Product Portfolio and Brand Extension Effects of Innovation: A Diversification Perspective on Innovation's Ability to Achieve New Value
Organizational researchers have long considered innovation a critical activity. While insightful regarding the nature of the innovation process and the rewards and risk associated with innovation, prior work has neglected the perspective that innovations function within a firm's wider product portfolio. This perspective enables assessment of when innovations truly generate value for firms and the mechanisms through which it does so. I propose a general theory for how innovation creates new value for a firm and apply this theory to understanding how new value from innovation is reflected in the changes it manifests in the diversity of a firm's product portfolio.
This dissertation addresses these issues by examining how innovation introductions drive two types of changes in the firm's portfolio - product portfolio and within-brand portfolio diversification - and how those changes influence the new value firms will capture. In addition, I examine the degree to which these outcomes are contingent upon the characteristics of the innovation itself. Thus, I address the inherent interdependencies in managing innovations while still capturing the influence of individual innovation characteristics.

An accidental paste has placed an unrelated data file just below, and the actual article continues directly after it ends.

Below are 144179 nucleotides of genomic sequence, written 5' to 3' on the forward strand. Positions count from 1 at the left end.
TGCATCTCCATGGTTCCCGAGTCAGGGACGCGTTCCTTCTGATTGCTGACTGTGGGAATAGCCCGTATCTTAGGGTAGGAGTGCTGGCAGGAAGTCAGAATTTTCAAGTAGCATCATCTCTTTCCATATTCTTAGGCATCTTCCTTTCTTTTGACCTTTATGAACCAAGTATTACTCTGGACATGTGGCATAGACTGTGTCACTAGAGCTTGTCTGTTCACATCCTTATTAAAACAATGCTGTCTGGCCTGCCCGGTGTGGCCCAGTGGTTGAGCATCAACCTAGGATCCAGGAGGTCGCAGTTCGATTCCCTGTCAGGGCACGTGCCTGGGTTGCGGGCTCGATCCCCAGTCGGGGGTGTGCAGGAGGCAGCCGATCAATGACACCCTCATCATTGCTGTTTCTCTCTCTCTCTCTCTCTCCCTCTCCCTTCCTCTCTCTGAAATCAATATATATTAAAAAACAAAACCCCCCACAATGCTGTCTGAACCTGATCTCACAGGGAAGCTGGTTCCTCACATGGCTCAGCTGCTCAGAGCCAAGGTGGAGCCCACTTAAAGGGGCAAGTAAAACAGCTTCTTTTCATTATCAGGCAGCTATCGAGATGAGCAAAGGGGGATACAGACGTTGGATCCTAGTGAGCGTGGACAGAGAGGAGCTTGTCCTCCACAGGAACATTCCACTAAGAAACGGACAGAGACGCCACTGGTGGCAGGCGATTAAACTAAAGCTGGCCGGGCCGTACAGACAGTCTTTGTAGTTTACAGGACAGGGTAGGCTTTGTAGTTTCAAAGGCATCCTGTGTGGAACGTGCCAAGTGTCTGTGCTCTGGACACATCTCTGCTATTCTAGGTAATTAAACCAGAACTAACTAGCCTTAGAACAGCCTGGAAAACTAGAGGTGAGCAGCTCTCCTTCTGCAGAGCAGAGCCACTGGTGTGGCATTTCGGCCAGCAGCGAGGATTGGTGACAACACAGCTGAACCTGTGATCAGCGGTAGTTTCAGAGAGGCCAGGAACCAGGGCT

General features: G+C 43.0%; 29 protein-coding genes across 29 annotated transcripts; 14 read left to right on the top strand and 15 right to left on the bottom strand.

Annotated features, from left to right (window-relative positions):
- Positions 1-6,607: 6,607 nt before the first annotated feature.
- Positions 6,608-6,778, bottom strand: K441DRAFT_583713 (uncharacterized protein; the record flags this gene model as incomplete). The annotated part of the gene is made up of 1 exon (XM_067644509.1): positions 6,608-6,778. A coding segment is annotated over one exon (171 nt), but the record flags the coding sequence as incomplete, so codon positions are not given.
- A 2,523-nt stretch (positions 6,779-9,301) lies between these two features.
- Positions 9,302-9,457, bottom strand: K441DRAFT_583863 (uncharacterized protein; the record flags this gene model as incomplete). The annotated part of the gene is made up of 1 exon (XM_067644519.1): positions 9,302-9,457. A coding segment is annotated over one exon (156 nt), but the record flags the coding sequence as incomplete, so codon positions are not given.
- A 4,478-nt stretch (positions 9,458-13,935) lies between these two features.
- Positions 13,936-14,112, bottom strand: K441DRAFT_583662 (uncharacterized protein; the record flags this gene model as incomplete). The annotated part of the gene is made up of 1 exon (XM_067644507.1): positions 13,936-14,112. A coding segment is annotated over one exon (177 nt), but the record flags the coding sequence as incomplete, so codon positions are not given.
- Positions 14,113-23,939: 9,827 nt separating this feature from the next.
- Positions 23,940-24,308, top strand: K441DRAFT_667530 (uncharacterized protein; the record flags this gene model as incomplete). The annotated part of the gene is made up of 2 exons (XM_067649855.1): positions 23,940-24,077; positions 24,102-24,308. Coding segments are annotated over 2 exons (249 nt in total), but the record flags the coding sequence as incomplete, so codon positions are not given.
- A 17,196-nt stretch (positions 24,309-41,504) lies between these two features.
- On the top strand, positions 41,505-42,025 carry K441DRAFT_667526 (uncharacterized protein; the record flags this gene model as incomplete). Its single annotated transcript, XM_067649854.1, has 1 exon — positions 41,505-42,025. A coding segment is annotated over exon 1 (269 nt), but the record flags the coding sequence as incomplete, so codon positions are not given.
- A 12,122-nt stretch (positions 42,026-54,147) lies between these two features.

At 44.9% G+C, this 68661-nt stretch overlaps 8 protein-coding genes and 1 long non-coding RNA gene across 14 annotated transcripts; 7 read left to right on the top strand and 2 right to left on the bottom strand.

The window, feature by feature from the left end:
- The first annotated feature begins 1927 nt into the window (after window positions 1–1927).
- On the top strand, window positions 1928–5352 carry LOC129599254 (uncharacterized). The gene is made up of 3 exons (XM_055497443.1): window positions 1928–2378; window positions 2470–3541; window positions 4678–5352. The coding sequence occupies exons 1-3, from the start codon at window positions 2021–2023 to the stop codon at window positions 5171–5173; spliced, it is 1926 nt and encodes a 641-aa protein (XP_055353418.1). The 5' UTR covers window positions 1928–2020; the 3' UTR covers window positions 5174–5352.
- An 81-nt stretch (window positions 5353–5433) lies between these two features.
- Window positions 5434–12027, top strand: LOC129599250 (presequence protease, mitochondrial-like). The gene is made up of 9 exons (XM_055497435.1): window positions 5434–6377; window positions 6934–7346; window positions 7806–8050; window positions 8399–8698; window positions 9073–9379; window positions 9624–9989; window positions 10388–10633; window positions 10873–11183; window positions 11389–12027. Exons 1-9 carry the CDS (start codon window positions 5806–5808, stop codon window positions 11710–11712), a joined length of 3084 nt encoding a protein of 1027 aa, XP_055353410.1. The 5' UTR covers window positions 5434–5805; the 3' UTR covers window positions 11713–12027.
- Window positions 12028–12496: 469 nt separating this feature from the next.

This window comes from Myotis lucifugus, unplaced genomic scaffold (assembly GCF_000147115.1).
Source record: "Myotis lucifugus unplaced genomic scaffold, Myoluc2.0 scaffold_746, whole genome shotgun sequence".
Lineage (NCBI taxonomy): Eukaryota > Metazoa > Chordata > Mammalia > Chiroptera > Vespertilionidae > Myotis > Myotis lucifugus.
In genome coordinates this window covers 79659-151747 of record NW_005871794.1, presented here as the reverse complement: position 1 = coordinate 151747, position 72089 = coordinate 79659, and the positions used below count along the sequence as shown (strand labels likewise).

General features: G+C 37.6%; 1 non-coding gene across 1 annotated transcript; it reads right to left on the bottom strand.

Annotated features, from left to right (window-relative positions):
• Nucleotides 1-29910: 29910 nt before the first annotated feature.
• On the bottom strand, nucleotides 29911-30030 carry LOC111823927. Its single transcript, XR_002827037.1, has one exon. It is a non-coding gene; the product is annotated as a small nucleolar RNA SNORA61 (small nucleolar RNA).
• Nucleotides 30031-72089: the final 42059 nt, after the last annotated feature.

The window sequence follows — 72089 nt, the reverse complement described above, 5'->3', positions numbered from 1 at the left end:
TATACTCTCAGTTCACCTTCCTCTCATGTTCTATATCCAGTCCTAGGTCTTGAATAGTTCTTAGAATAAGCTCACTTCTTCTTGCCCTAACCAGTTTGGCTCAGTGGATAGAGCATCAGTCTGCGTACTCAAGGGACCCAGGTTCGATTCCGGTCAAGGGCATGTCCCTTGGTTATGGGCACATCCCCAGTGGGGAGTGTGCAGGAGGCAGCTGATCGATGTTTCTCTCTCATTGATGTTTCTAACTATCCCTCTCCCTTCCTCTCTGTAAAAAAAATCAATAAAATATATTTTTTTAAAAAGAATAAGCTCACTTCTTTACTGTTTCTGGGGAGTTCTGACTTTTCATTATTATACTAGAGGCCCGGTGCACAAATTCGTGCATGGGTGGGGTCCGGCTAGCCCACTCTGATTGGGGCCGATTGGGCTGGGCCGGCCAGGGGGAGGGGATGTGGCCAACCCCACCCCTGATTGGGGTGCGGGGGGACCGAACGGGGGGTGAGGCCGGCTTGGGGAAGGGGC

The importance of this topic lies in both theory and practice. Theoretically, this work sheds light on the degree to which innovation value is a function of the value accrued to the innovation itself and its interdependency with the firm's overall product and brand portfolios. Practically, understanding how the new value from innovation incorporates the effect of the innovation on the firm's portfolio enables firms to grasp how decisions they make regarding innovation pipelines and in managing their overall portfolio influences their expected success.
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